Emily Crockett, at 26; had lasting impact, fought disability
As a little sister, Emily Crockett learned early that she must speak up to address life’s inequities. And when she insisted that she and her older brother get equal treats, her mother used pieces of cookies to teach the young girl fractions.
Just when those lessons opened Ms. Crockett’s mind to the playful subtlety of math, her family learned she had a large brain tumor. The diagnosis included a calculation that suggested her life would be a fraction of what it might have been: She was 6 years old and given six months to live.
“I remember lying there thinking about it a lot,” she told the Globe in 2005 for a series about her first year studying mathematics at Harvard. “I knew what cancer was.”
For 20 years, Ms. Crockett outlived almost every prognosis and overcame nearly every hurdle in her path. When the tumor partially paralyzed her left side, she learned to play piano with one hand. When cancer curbed her eyesight until she was legally blind, she learned Braille and listened with a precision few achieve.
Ms. Crockett, whose creative talent and soaring intelligence lifted her to heights few reach, died Sunday in the Rose Monahan Hospice Home in Worcester of complications from five glioblastoma brain tumors. She was 26.
“She gets painted as ‘Emily, the poor angel,’ but she was much more human than that,” said Ms. Crockett’s father, Walter, who now lives alone in the Worcester home where his daughter spent most of her life. Ms. Crockett’s mother, Valerie, died of a rare cancer two years ago.
“I think the quality that people really seemed to care about was that Emmy didn’t give up,” Ms. Crockett’s father said. “She did not quail in the face of the odds. She had this fierceness, but she was also extremely kind.”
Those traits in equal measure defined Ms. Crockett’s life. As a friend, she inspired others with her optimism.
“She never dwelled on her disability,” said Sergio Martinez, who was one of the first Harvard classmates to volunteer to be one of Ms. Crockett’s readers and study guides several years ago.
In her application essay for Harvard, where she studied on and off for several years as health permitted, Ms. Crockett wrote that she wanted to make a lasting impact.
“I’m not looking to do something to make me famous,” she wrote, “just to help make the world a better place.”
“At the end,” her father said, “I think she took some consolation and some quiet pride that she had been a success and a good force on earth.”
Before and after the diagnosis that shaped her life, Ms. Crockett was unusual for her precocious intellect. A psychological exam administered before her first brain surgery pegged her IQ at 161. Years later, she posted SAT scores of 770 in math and 710 in English.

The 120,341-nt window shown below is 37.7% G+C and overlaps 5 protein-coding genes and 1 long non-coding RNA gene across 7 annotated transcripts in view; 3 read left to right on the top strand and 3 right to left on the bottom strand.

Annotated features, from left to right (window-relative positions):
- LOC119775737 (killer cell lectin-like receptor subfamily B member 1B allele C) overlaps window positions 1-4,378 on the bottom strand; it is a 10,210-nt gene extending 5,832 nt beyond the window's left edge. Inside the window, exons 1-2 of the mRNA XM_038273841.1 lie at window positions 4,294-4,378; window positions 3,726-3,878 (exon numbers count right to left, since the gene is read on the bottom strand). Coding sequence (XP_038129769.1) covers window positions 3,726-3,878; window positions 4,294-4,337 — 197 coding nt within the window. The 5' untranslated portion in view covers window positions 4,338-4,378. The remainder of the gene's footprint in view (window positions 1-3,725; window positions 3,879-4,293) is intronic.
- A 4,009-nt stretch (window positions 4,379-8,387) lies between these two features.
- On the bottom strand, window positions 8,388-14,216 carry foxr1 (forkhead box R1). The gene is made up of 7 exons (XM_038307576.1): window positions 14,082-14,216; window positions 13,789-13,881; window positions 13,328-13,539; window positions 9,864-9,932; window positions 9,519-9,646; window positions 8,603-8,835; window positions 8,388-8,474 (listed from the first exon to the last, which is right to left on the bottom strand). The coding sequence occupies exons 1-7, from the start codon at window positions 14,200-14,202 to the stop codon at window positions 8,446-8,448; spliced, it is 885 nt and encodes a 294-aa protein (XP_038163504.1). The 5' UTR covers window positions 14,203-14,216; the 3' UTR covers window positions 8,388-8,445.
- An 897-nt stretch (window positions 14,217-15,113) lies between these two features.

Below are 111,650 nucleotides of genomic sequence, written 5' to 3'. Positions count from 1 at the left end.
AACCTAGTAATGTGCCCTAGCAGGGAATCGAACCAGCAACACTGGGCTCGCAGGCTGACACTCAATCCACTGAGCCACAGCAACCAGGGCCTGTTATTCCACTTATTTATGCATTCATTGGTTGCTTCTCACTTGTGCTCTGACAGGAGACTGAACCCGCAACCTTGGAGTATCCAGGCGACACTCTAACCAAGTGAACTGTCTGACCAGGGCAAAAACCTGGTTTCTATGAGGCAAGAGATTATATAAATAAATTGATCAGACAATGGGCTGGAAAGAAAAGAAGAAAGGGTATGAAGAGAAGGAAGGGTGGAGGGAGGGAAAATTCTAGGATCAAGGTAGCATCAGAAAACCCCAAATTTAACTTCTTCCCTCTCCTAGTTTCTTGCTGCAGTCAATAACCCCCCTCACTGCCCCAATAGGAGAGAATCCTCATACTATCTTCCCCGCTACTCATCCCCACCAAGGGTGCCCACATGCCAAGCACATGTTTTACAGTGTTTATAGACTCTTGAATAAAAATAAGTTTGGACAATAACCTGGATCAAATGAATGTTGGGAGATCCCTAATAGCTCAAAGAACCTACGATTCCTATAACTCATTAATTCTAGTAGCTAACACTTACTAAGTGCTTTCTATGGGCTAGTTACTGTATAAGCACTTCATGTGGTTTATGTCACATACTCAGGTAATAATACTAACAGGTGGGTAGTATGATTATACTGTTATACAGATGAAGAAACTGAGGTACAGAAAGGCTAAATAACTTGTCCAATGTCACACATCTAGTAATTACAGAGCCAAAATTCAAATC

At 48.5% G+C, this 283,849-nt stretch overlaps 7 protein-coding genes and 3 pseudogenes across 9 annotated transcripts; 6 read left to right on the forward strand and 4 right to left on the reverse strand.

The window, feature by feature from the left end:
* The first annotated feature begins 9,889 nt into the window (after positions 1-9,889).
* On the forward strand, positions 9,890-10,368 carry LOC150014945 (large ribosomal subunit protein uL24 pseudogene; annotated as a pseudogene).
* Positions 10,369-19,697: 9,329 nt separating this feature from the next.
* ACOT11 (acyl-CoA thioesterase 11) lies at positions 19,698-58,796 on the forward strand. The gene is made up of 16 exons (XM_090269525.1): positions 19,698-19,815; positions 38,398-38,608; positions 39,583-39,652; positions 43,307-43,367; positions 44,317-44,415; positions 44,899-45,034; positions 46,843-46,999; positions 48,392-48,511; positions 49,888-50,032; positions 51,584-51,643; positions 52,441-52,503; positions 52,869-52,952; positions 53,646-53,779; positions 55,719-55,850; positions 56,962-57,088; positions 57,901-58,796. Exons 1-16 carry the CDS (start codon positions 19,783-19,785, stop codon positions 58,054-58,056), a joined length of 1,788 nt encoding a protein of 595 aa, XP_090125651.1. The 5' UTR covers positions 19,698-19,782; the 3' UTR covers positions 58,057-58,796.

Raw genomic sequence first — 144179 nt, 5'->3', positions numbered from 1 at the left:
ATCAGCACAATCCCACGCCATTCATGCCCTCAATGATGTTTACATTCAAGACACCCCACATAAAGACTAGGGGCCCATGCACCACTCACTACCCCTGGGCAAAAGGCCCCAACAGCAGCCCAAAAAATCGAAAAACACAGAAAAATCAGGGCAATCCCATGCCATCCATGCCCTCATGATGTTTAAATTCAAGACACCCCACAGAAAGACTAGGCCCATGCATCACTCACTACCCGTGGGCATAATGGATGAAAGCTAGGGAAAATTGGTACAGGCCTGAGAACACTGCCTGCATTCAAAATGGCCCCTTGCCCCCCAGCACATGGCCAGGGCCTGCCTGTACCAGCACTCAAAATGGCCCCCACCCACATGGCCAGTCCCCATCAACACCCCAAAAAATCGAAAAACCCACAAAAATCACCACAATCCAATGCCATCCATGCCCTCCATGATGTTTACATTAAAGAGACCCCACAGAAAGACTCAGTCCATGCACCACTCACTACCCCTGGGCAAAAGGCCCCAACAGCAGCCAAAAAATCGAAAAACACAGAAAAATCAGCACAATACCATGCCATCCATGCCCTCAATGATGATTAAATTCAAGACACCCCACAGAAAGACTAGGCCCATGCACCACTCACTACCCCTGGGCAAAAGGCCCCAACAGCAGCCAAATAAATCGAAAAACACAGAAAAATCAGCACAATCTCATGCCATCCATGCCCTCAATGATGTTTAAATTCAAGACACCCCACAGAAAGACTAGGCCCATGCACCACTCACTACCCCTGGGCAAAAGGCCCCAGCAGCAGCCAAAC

Illness, meanwhile lent an octogenarian’s perspective on mortality to a young woman who could take an adolescent’s delight in an off-color joke.
“I wasn’t expected to live this long, but I don’t think about it all that much,” she told the Worcester Telegram & Gazette in 2004. “I don’t see my life as, ‘I might die.’ I see it as, ‘I’m living, right now,’ and I don’t expect anything to change.”
A big part of living was laughing.
“The laughter, it seemed very much to us, was critical to her survival,” her father said.
So was music. Ms. Crockett’s parents were popular folk musicians, and their daughter wrote songs, too, some of which are posted on YouTube.
Family was always a key part of Ms. Crockett’s life. Her father, a cancer survivor himself, kept her intellect and sense of humor sharp. Her older brother, Jackson, moved back to Worcester after her glioblastoma tumors were diagnosed.
The relationship Ms. Crockett and her mother shared was particularly strong, however.
“She was the single biggest reason I survived my disability in school,” Ms. Crockett told the Globe two years ago for her mother’s obituary.
In addition to her father and brother, Ms. Crockett leaves her paternal grandparents, Walter and Helen of Lawrence, Kansas; and her maternal grandfather, Carlton Orchinik, and her stepgrandmother, Beth, of Drexel Hill, Pa.
A memorial service will be held at 11 a.m. Saturday in United Congregational Church in Worcester.
“She had almost a month from the time she went into the hospital and hospice,” her father said.
“Friends and people from Harvard came to see her and talk to her, and it was almost as if she was at her own wake. I believe Emmy came to realize that she was widely respected for her courage and for the calm and optimism with which she faced her situation. People deeply respected that. They loved her as a person, but the word most used was amazing. They thought she was amazing.”
Bryan Marquard can be reached at email@example.com.